Fauci 'Cautiously Optimistic' for COVID-19 Vaccine by Year's End
Fauci was speaking at a virtual meeting of the Infectious Diseases Society of America
WEDNESDAY, Oct. 21, 2020 (HealthDay News) -- Anthony Fauci, M.D., the leading infectious disease expert in the United States, said on Wednesday he is "cautiously optimistic" that a COVID-19 vaccine will be ready by year's end.
Against the backdrop of a pandemic that has claimed more than 220,000 American lives, Fauci noted that the country's "strategic approach" to vaccine development appears to be bearing fruit. Six U.S. companies, he said, are working around the clock to either facilitate vaccine trials or compile the supplies necessary to distribute a COVID-19 vaccine once it is ready. Multiple studies are testing three vaccine approaches, Fauci said. And five of those studies are already in phase 3.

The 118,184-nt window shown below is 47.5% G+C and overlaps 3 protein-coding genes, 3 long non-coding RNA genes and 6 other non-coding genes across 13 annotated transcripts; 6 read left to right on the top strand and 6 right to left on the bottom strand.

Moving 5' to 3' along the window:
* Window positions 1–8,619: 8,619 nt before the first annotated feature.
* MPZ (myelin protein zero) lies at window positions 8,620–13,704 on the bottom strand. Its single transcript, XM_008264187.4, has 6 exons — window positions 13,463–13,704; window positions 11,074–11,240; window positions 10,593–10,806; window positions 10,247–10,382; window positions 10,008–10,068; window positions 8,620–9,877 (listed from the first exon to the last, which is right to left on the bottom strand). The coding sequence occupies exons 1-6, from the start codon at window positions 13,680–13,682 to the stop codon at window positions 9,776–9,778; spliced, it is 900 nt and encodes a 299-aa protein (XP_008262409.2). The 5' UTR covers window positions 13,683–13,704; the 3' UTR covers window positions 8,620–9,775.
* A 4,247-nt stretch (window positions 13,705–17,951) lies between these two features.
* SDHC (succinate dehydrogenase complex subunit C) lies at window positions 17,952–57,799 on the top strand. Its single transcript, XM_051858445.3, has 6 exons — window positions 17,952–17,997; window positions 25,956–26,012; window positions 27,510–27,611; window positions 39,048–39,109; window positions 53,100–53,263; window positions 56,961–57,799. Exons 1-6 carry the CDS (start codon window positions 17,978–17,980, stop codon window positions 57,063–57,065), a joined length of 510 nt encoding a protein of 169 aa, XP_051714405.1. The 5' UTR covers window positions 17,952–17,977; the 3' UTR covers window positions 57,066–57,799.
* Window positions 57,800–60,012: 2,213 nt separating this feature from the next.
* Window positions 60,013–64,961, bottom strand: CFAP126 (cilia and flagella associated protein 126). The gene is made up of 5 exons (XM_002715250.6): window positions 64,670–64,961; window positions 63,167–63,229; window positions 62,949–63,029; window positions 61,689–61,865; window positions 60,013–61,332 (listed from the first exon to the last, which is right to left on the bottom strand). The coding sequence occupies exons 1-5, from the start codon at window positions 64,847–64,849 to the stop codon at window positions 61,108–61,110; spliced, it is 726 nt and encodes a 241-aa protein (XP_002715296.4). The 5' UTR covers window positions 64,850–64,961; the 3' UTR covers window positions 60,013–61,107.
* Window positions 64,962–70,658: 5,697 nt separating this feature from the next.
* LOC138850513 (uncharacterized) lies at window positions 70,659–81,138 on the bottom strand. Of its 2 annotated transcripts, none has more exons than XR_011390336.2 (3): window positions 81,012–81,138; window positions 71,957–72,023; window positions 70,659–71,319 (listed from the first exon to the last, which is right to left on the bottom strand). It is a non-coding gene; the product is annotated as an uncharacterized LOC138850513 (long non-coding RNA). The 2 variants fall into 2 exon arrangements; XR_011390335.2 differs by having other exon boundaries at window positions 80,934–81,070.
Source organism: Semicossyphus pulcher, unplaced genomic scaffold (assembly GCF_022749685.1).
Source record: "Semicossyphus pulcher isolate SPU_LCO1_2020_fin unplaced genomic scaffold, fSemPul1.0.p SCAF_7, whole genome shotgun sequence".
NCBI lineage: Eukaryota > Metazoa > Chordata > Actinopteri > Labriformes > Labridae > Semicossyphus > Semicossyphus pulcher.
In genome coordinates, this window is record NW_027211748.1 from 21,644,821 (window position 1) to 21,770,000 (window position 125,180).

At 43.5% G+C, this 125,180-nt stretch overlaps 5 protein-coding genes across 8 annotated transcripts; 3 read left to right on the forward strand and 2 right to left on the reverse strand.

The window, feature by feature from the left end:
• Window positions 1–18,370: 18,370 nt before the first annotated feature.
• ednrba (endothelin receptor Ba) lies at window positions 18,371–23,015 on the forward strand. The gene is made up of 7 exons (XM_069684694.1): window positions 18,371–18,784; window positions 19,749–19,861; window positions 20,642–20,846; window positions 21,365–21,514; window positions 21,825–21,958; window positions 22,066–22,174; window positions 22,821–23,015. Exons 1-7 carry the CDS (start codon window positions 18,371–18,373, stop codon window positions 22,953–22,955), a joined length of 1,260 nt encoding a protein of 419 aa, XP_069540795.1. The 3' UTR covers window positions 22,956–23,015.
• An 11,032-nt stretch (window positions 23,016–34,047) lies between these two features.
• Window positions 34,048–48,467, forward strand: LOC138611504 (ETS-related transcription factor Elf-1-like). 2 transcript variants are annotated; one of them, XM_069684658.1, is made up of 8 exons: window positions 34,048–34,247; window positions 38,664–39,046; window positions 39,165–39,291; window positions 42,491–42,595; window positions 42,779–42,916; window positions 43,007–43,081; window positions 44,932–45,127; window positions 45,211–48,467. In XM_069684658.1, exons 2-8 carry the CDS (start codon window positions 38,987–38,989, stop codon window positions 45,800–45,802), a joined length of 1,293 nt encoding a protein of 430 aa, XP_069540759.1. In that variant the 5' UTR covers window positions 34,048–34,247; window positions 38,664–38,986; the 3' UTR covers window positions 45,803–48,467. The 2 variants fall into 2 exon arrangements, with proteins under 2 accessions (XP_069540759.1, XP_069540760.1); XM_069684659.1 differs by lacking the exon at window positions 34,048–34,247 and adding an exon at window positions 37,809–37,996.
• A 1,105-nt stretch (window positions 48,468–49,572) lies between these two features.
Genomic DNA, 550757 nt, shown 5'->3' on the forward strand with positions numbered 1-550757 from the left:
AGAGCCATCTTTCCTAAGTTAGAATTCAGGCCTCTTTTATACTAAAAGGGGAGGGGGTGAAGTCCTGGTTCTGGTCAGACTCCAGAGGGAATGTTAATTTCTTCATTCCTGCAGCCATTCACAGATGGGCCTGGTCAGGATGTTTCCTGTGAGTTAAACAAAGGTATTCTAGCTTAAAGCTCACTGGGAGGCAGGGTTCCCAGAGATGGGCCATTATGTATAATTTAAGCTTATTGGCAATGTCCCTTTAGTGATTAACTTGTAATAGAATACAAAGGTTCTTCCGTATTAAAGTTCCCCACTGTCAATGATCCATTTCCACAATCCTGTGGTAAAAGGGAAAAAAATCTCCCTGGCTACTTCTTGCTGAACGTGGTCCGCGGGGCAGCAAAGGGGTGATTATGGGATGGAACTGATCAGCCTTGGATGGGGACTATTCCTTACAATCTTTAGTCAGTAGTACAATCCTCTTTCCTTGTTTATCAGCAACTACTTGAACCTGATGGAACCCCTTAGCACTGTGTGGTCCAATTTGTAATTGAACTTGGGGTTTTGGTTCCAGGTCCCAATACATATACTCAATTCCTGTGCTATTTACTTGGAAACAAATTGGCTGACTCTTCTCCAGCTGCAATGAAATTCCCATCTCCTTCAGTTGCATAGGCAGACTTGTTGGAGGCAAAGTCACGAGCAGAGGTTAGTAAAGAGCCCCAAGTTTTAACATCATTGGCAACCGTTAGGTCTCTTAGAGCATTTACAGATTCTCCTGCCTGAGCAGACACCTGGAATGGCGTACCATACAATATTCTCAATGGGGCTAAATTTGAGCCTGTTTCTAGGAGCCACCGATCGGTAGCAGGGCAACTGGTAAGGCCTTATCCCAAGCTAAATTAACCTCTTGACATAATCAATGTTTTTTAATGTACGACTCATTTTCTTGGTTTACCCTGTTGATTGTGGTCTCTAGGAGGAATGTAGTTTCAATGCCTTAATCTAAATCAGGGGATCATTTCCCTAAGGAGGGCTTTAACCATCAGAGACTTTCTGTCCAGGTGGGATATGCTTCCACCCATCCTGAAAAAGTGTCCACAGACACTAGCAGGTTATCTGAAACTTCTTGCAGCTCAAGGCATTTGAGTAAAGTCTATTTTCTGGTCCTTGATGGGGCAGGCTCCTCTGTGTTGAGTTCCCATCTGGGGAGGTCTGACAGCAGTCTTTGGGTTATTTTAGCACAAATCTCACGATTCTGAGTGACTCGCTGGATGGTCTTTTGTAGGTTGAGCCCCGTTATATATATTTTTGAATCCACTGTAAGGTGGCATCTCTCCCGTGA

"We feel confident that we will have an answer likely in mid-November to the beginning of December," Fauci said, speaking at a virtual meeting of the Infectious Diseases Society of America.
While stressing there is no guarantee of success, Fauci said he is "cautiously optimistic that we will in fact have a safe and effective vaccine by the end of the year, which we can begin to distribute as we go into 2021." At the same time, Fauci, director of the U.S. National Institute of Allergy and Infectious Diseases, took pains to paint a realistic picture of the significant hurdles that lie ahead. There is "a great degree of skepticism and reluctance on the part of some populations to getting vaccinated," he said.
Blacks and Hispanics in the United States are much less likely than Whites to say that they will definitely get vaccinated once the option becomes available, Fauci noted. "We have a challenge to get these people involved so we can allow them to be afforded the protection that we feel vaccines can give," he added.